Thursday, August 12, 2010
These cases are sometimes a little tricky. The patient had been suffering from severe butt pain for over a week. He couldn't even sit upright in a chair. He was feverish and had an elevated WBC count upon arrival in the ER. But on exam, you couldn't actually see any of the typical findings of perianal sepsis---no erythema, induration, or fluctuance. But it hurt him like hell when you tried to do a rectal exam. So we got the pelvic scan as seen above to help clarify the diagnosis.
What you see is a circumferential abscess/phlegmon, ringing the low rectum. You can't just lance these things at bedside like you can most abscesses. So I took him to the OR and made a couple of counter incisions to help effectuate complete drainage of the deeper pelvic sepsis. Then I like to leave a Penrose drain in situ, connecting the two incisions. It comes out in the office usually in a week.
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nice one! it took me a few seconds to find, because somehow I assumed that "horseshoe abscess" meant an abscess in a horseshoe kidney (which I obviously couldn't locate).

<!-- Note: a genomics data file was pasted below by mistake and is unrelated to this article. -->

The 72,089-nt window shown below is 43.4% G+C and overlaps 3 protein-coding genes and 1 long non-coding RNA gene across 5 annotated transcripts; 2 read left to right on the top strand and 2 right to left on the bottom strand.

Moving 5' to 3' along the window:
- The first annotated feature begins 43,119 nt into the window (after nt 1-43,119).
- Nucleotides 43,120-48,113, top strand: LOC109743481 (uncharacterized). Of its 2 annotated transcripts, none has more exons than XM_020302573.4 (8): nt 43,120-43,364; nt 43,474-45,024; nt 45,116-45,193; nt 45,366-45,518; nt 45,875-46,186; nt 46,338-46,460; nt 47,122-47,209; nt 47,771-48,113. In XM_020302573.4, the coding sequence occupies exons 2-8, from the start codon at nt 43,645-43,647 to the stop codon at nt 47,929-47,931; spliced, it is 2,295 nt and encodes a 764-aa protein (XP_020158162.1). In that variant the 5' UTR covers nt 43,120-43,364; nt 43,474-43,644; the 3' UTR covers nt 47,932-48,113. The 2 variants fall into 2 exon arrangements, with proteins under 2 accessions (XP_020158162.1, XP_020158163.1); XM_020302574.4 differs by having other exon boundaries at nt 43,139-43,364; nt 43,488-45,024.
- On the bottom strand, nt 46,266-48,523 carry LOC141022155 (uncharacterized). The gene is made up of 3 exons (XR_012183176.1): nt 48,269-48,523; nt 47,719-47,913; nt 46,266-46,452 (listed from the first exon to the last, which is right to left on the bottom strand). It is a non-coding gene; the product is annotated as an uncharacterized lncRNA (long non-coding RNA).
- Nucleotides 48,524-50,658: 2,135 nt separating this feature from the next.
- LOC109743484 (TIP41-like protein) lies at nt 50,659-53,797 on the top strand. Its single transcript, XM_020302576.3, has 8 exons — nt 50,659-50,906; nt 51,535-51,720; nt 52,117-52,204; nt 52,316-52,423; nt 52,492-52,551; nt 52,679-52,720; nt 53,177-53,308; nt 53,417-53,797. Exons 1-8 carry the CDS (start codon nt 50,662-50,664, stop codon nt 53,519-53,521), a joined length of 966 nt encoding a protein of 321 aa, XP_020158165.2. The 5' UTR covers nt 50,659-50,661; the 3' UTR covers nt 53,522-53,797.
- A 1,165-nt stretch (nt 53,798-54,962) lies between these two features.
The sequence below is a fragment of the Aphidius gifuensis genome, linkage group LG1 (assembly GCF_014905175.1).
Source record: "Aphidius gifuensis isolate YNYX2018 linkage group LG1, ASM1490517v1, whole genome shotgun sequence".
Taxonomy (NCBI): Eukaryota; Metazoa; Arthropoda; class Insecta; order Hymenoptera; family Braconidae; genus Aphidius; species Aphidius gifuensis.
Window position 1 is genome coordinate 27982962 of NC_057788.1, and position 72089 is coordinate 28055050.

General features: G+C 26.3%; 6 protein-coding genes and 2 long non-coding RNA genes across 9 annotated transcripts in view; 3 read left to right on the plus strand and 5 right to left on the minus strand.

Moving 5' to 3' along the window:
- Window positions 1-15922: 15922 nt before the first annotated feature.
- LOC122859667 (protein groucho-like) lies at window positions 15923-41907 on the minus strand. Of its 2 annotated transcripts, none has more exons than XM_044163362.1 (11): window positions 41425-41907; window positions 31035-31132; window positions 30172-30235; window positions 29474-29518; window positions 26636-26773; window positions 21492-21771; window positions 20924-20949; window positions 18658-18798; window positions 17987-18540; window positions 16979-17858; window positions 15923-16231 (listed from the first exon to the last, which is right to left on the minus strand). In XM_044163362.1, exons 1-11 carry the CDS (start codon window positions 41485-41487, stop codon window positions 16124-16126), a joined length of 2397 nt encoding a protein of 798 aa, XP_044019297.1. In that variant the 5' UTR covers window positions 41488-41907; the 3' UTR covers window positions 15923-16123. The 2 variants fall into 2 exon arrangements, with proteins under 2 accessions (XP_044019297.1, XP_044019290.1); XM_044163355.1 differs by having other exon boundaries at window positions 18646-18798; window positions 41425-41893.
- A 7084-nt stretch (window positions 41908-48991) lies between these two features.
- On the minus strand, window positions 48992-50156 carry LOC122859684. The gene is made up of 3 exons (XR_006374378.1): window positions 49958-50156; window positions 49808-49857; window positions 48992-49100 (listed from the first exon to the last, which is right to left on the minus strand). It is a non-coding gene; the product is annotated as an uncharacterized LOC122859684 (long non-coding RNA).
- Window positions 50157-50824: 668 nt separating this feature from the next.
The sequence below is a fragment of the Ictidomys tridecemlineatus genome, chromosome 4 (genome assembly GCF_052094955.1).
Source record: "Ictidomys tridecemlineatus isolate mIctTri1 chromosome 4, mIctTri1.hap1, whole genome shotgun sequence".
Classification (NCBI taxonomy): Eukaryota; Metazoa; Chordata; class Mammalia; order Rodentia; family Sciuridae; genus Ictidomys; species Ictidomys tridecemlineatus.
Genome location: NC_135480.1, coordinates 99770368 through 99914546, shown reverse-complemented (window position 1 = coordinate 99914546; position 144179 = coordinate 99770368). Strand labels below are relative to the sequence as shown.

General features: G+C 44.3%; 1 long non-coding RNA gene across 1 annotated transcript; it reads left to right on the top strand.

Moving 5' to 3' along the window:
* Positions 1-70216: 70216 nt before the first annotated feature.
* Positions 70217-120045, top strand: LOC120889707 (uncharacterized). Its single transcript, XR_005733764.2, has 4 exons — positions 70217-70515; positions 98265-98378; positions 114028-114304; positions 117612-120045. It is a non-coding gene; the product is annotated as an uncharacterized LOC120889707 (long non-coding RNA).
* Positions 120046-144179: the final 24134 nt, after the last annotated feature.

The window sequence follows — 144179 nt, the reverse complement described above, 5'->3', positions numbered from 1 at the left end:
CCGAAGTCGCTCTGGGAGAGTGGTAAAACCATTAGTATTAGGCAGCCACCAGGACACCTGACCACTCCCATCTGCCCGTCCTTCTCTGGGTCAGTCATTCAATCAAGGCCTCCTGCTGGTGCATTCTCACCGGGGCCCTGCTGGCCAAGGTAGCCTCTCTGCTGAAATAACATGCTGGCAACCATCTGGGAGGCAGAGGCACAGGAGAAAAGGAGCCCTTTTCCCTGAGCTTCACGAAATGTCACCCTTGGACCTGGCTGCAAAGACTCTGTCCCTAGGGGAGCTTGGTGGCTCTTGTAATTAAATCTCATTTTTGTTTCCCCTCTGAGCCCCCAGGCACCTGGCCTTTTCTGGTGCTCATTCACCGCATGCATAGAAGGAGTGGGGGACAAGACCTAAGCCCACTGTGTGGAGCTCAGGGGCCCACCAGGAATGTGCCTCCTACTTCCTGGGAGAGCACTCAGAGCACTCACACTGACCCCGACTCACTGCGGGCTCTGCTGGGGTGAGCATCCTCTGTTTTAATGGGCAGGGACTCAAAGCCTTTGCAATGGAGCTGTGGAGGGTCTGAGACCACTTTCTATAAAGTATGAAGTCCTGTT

hope your patient's sitting a little prettier now =P
You left out the best part of the case...
Its sort of like when I forgot about that 2lb of Corned Beef in the trunk of my car, didn't find it till 3 months later when we got a flat.
in Internship there was this Japanese Radiology Resident who couldn't pronouce "Phlegmon" to save his life.
Whenever we needed a laugh we'd take him a scan like that just to here him say
"AHHHSOOOOO COULD BE FREGMON!!!"
"whats a "Fregmon"??
"YOU NOT KNOW WHAT FREGMON IS??"
it was like an Abbot & Costello routine.
guess you had to be there.
did you drain the posterior midline source of the infection by dividing the internal sphincter? look for internal opening to identify a fistula?
there was a posterior midline fistula. it was a deeper transphincteric one, so I did partial fistulotomy and left a soft seton. will bring him back in a few weeks.
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